Moving to online teaching

two children learning on laptopsCurrently there are many teachers who have been asked to start teaching their students remotely using online tools.

It is important to understand that the face-to-face teaching environment cannot be replicated like-for-like online.

Teaching online requires a redesign of the teaching activities.

But where do you start?

Below I have used examples that I am familiar with from my years working as a Learning Technologist in schools and universities. However, there are many similar tools out there that will do a similar job.

Staying in touch with your students is important. You’ll need to find ways to:

  • communicate tasks and content to students;
  • enable students to work together;
  • allow students to ask questions for you (or other students) to answer;
  • check student progress.

What tools do you currently use to contact your students?

You may already use email to communicate with students, or you might have a whatsapp group to send messages directly to students’ phones. You could continue to use these tools, and they may have their place within your online teaching strategy, however, there are specialist teaching tools available that contain useful features for teaching groups of students, as we will explore below.

Let’s look at the 4 ways to engage with students mentioned above and how different communication tools can help with each one. This is by no means a definitive list, but can help teachers who are starting to teach online to think about how they might start.

Communicate tasks and content to students

If you have no other tools to hand you could send tasks to students via email, however, there are a number of reasons that emails are not an ideal way to communicate tasks and content to students:

  • Emails are easily lost amongst other emails, so it is a good idea to post important information on a Virtual Learning Environment (VLE) or Learning Management System (LMS) like Moodle, to allow students (and their parents) to easily access the information.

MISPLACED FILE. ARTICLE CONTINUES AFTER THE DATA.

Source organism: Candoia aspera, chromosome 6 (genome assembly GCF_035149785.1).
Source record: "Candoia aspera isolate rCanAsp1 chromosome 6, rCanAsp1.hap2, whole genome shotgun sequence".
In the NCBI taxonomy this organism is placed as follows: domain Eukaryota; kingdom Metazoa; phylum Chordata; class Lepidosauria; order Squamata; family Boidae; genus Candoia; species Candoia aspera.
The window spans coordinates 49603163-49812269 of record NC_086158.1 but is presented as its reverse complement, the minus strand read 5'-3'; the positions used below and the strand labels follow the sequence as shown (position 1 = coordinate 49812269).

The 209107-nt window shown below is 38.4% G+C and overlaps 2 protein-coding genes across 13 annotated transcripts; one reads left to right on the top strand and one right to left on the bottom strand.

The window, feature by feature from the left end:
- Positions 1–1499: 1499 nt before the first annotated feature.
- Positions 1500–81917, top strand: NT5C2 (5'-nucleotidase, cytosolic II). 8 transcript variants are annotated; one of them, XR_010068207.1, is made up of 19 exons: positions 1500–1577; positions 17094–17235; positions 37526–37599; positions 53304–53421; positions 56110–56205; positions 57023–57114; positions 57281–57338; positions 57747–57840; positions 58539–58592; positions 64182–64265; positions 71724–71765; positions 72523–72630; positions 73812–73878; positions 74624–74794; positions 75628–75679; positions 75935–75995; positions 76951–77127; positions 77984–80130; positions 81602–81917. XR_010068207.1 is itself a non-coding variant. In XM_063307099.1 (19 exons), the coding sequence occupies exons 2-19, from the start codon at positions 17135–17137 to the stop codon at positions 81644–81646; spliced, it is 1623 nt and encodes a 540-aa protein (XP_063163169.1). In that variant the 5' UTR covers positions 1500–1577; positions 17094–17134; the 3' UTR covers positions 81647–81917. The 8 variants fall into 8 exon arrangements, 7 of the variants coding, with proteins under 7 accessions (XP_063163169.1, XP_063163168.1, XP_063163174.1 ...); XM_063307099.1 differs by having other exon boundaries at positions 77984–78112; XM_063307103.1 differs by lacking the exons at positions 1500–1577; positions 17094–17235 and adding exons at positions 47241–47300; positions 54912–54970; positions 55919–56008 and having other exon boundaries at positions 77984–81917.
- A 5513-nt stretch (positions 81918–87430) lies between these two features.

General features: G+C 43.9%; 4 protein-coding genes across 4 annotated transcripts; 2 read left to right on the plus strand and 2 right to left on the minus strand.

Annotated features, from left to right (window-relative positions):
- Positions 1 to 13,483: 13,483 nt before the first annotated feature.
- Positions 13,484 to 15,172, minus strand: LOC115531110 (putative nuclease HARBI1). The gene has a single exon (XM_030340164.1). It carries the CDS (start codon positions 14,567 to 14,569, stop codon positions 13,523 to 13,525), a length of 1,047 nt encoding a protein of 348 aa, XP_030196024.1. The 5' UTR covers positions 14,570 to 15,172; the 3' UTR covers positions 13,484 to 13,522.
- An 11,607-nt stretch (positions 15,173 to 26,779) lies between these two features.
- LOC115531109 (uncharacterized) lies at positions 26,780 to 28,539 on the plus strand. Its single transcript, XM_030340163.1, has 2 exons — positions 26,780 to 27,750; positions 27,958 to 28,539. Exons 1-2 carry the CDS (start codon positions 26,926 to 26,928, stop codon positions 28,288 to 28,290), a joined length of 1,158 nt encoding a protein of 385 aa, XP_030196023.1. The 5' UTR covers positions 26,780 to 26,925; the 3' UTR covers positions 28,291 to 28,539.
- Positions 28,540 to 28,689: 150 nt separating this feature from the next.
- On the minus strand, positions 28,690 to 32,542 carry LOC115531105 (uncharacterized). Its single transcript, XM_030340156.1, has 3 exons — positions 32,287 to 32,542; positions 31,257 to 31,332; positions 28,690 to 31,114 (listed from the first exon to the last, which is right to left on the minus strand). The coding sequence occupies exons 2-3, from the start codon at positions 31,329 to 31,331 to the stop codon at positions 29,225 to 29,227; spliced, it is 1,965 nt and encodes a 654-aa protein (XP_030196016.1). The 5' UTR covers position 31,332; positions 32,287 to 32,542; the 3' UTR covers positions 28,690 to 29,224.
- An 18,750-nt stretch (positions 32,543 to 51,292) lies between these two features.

• You have no idea if students are actually reading your emails, however, when using a VLE you can check they have accessed the materials.
  • You need to be careful that if you are emailing students, you do not violate their privacy by including personal email addresses in the TO or CC field of the email. Using BCC (blind carbon copy) means other students won’t see the email addresses of the students in the class. If you are using school email addresses though, this may not be an issue. Check your institutional policies to be sure. With BCC, students will only be able to reply to you, not the whole class.
  • If you do allow students to respond to everyone via email (by using TO or CC) then it can be difficult to keep track of conversations once there are several people contributing to the discussion. If students have a question they might reply all, and then all the students receive an email with that question. If this happens a lot, the emails quickly build up and can be difficult to navigate. A discussion forum, or a live text, voice or video chat, may be a better option to enable discussion around any tasks that you set, or questions the students have. These questions then remain within the VLE/LMS and can be browsed or searched later.

It is better to have daily tasks and content available on a website like Google Sites, or Virtual Learning Environment (VLE) like Moodle, so your students (perhaps supported by their parents) can see what is expected of them each day. If they miss a class for any reason, or want to go over the work again, they can access the work later.

You can provide links to texts, videos and instructions of what they are expected to do each day.  It is important to communicate the task clearly, what they can expect to learn and how much time they should spend on the task. If there is some work that is more important than others, make it clear what is essential and what is optional.

Stepping through a learning activity by breaking any videos, or text, into short chunks helps students to stay focused. You can then ask a question to check whether students understand the concepts you are trying to teach. This provides you with valuable feedback that you can then use to tailor further teaching in the areas that the students most need help.

If you are teaching content directly using video conferencing tools, like Google Hangouts or Blackboard Collaborate, try to break up the content delivery with tasks for students to complete, to keep them focused on what they are learning and give them a chance to apply the concepts. This might be as simple as asking them a question and discussing the responses, or asking them to complete a problem themselves, before the answer is revealed, so they can compare it to what they have done. You could use an e-polling system, like the Moodle Live Poll plugin to get real-time results from students, as they vote for their favourite answers.